The Belarusians made it 2-1 on a nice passing play. From the corner to Berra’s right, Alexander Materukhin found Yevgeni Kovyrshin in the high slot and he sent it in front to Pavlovich, the Belarus captain, who lifted a backhander home.
It was the first time Belarus had led in this tournament, but the glee for Pushkov's men would be short-lived. Switzerland tied it up with 1:20 left in the first period, with Andrighetto converting a rebound from an impossible angle to Karnaukhov’s right.
At 11:34 of the second period, controversy erupted when Denisov took a two-minute minor for clipping Meier with a low hit at the Belarusian blue line. The Swiss fans whistled derisively, indicating they thought more punishment was merited.
"I think it was a bit of a tough hit," Diaz said. "I’m not sure if it was hitting his knee or so, but he performed really strongly."
Meier, a 21-year-old forward who captained Switzerland at the 2016 World Juniors, carried on undaunted. He got revenge when he attempted a wraparound that was stopped by Karnaukhov, but Vermin converted the rebound on the backhand with just 15 seconds left in the middle frame for the eventual winner.
"I wanted to just go out there, play for the team, help them win," said Meier. "I tried to keep it as simple as possible, try to get my legs going early. I’m really excited we got that win tonight and now it’s nice to have two days off to settle in a little bit and get the rhythm going, beat that jet lag a little bit."
At 2:24 of the third period, Corvi stretched Switzerland's lead to 4-2 with his second goal of these Worlds. He burst in over the blue line and used Stepan Falkovski as a decoy, firing the puck through both the towering defenceman's legs and the goalie's pads.
At 6:46, Meier roofed a rebound on the power play to make it 5-2. The Belarusians challenged the play, contending it was offside, but video review confirmed the officials' original judgement, and Belarus got a two-minute minor for delaying the game.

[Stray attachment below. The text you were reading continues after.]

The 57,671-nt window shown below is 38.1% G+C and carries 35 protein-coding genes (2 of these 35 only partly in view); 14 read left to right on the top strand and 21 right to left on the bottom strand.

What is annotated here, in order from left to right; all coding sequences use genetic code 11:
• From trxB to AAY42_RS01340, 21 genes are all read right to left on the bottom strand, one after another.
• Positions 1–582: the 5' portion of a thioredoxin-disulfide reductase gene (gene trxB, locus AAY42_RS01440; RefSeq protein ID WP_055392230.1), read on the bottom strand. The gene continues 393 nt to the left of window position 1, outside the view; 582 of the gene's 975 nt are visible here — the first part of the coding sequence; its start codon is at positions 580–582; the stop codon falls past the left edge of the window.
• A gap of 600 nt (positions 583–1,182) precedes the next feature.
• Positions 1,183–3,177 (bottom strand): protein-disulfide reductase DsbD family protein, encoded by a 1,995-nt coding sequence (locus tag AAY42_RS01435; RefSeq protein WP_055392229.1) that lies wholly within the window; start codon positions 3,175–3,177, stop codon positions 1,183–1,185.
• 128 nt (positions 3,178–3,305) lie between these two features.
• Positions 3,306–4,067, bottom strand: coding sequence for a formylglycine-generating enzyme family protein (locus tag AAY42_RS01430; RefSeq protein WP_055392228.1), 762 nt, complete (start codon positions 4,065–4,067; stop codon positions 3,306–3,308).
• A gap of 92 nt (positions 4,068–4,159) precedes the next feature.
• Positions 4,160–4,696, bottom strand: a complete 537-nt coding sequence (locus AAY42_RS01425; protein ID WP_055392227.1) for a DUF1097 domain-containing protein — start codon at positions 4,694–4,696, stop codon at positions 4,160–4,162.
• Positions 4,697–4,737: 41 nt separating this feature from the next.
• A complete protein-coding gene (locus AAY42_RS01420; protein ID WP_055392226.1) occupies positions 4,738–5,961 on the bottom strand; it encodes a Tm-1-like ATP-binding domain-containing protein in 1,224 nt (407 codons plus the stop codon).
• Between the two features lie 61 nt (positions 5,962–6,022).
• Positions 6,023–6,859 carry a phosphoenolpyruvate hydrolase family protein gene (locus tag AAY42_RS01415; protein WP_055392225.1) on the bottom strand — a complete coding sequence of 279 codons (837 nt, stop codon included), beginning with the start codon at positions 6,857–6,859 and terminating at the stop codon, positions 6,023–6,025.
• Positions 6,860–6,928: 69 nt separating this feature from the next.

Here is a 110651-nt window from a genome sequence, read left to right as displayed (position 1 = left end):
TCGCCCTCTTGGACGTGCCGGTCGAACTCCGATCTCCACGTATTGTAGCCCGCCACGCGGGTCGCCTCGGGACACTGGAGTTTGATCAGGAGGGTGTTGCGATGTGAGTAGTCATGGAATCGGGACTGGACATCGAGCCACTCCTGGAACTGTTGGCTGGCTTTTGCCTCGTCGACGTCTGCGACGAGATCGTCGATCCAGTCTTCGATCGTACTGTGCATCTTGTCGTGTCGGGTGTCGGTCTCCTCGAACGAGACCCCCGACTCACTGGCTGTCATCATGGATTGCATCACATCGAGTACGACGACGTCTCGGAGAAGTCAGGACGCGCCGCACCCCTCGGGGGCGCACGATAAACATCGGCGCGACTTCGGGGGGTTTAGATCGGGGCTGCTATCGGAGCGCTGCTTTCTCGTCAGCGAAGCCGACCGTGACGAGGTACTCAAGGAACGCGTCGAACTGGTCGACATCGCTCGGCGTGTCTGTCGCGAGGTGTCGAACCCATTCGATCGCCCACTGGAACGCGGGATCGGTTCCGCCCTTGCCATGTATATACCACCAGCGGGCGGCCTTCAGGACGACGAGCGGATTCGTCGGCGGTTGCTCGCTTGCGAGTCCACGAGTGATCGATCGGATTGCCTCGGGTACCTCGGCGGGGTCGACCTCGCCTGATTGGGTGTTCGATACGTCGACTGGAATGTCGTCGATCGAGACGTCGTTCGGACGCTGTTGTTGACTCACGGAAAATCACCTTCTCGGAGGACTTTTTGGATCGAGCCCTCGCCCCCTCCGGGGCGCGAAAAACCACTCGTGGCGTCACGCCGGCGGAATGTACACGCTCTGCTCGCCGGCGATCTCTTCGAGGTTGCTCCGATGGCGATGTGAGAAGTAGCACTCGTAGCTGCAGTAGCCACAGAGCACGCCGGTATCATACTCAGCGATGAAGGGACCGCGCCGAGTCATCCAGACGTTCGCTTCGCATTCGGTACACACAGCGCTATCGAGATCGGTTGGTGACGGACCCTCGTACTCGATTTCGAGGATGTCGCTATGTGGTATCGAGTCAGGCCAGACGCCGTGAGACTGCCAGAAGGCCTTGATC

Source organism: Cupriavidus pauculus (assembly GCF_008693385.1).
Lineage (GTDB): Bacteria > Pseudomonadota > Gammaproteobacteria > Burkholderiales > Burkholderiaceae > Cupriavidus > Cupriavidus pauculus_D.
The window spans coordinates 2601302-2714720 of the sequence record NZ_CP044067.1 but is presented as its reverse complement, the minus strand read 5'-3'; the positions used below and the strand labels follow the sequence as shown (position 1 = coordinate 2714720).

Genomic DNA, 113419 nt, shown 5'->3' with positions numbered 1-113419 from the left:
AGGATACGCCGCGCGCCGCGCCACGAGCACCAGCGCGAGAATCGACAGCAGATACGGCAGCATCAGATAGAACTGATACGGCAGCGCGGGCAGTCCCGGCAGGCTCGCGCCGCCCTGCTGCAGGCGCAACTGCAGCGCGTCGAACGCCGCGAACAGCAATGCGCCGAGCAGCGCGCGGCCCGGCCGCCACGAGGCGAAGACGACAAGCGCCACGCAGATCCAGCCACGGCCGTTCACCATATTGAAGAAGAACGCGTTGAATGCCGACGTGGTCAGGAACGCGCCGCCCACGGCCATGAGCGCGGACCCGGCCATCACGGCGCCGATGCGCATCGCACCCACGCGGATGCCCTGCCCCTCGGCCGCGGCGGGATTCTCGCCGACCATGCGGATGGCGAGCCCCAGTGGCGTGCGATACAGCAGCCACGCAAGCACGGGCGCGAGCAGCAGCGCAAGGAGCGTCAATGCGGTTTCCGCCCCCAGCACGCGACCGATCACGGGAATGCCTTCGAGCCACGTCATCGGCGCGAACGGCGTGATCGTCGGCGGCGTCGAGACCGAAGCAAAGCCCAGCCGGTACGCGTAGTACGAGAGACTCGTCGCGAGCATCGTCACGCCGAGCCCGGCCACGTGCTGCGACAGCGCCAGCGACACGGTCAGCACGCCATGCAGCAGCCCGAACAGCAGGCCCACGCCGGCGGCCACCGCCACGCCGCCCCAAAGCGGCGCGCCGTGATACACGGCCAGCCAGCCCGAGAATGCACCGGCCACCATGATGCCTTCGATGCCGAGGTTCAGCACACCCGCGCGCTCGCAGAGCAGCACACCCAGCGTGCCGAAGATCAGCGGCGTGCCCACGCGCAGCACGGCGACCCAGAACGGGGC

"It goes without saying that we didn’t do what we need to around our net," said Denisov. "That’s clear, we’re conceding so many goals and so many of them from the slot. The coaches are giving us examples of how we should do things differently, and today we managed to score, but once again we allowed far too many."
With under four minutes to play, AC/DC's "Hells Bells" resounded through the Royal Arena. It was appropriate, as this has indeed been a hellish journey for Belarus so far.
On Friday, Belarus will try to secure its first points against the Czechs. On Saturday, the Swiss will face a tougher test against Olympic champion Russia, which has a 20-0 goal difference with three straight victories.
Quizzed by journalists about the perils of relegation, Denisov said: "We can’t think about Austria as the key game. We have the Czechs next. We need to prepare. How you seen the way we’re playing? We’re losing every game heavily. But what do you want us to do? Not bother turning up to play [the Czechs], take a 0-5 loss, and prepare for the Austrians?"
Looking ahead to Russia, Diaz said: "We have to play our game. We have to play really strong defensively. We know that. I think we don’t have to sit back. This is important. I’m really excited to play against one of the best teams in the world. It’s going to be fun."